EPA tightens ozone standard for public health, over ag, manufacturing objections

By Whitney Forman-Cook

© Copyright Agri-Pulse Communications, Inc.



WASHINGTON, Oct. 1, 2015 - The Obama administration released its final rule on ozone levels Thursday, tightening the air quality standard for smog-causing pollution that threatens public health, but also prompting criticism from the agriculture sector and manufacturers.

The new ozone standard - 70 parts per billion, down from 75 ppb set by the George W. Bush administration - “will substantially increase public health protection - there is absolutely no question about that,” EPA chief Gina McCarthy told reporters on a conference call. Breathing ground-level ozone harms lungs, causes breathing difficulties, worsens asthma, and increases the risk of permanent lung damage and premature death.

“The best available clinical data shows that 72 parts per billion is the lowest ozone exposure that causes adverse health effects in healthy, exercising adults,” McCarthy said. “But we must make sure that we're protecting all people from this level of exposure, not just healthy adults, but everyone, including kids, people with asthma (and) older Americans.”

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EPA estimates the 70 ppb standard will prevent 160,000 missed school days, 230,000 asthma attacks, and 660 premature deaths per year by 2025. By that year, the benefits of meeting the standard will be worth between $2.9 billion and $5.9 billion per year, EPA says. The benefits of lowering the ozone limit will outweigh the costs of implementation by as much as 4 to 1, said McCarthy.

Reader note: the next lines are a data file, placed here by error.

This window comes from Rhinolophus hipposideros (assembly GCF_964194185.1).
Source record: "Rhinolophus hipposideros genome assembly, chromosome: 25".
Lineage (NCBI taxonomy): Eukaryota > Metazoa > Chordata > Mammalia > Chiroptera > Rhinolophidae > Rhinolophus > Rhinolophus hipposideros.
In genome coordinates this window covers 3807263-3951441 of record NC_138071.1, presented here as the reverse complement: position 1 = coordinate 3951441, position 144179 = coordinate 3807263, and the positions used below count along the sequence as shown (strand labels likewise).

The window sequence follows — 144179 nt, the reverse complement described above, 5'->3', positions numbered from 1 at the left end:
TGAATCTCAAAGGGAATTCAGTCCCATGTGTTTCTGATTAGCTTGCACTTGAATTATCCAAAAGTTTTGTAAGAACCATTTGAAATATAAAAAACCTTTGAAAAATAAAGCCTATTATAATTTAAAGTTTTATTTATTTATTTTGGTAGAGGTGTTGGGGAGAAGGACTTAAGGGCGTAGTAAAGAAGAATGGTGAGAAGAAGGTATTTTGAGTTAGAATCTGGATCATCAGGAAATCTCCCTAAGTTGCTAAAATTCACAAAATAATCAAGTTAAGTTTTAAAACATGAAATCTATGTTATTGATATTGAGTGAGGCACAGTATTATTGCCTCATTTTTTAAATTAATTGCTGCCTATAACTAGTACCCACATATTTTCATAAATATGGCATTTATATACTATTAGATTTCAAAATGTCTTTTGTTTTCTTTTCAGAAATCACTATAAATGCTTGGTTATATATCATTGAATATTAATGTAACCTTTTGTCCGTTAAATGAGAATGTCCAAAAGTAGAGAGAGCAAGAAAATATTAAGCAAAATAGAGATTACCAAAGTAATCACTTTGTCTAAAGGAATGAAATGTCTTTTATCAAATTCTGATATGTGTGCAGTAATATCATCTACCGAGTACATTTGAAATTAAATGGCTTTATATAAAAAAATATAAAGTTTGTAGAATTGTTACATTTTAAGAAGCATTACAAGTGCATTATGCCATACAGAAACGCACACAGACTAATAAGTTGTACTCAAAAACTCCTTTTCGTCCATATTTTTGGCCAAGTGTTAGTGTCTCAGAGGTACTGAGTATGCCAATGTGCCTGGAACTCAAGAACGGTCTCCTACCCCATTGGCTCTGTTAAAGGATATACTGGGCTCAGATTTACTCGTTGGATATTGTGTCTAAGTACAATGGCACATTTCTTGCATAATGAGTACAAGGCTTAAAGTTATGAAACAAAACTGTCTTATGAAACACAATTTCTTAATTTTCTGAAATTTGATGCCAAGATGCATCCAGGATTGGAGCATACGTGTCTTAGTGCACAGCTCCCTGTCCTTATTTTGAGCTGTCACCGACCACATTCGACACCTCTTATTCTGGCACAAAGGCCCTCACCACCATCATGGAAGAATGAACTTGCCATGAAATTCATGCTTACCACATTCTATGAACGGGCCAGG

Today's announcement builds on existing regulations, tightening restrictions on manufacturing, energy producers and agriculture. Critics say the new limit will hurt farmers and ranchers and burden rural areas in particular, as many rural counties have ozone levels exceeding the 70 ppb standard.

According to EPA, while rural areas don't usually produce as much ozone as urban regions, high levels of ground level ozone can periodically be transported to rural areas from upwind sources. Ground level ozone also tends to persist longer in rural areas.

McCarthy assured reporters that “only about 14 counties” outside of California - a state that has struggled to control smog for years - wouldn't be able to meet the standard by 2025. The EPA most likely will make designations as to which counties are not in compliance with the standard in 2017, McCarthy added.

As of today, hundreds of counties are still not in compliance with the old standard of 75 ppb standard. Sen. John Thune, R-S.D., put the number at 227. Sen. James Inhofe, R-Okla., said the new standard puts 2,000 counties - almost two-thirds of the counties in the country - at risk of “being in non-attainment.”

“Since we have a lot of counties … that aren't in compliance with the existing standard, why would we be lowering it?” Thune told Agri-Pulse.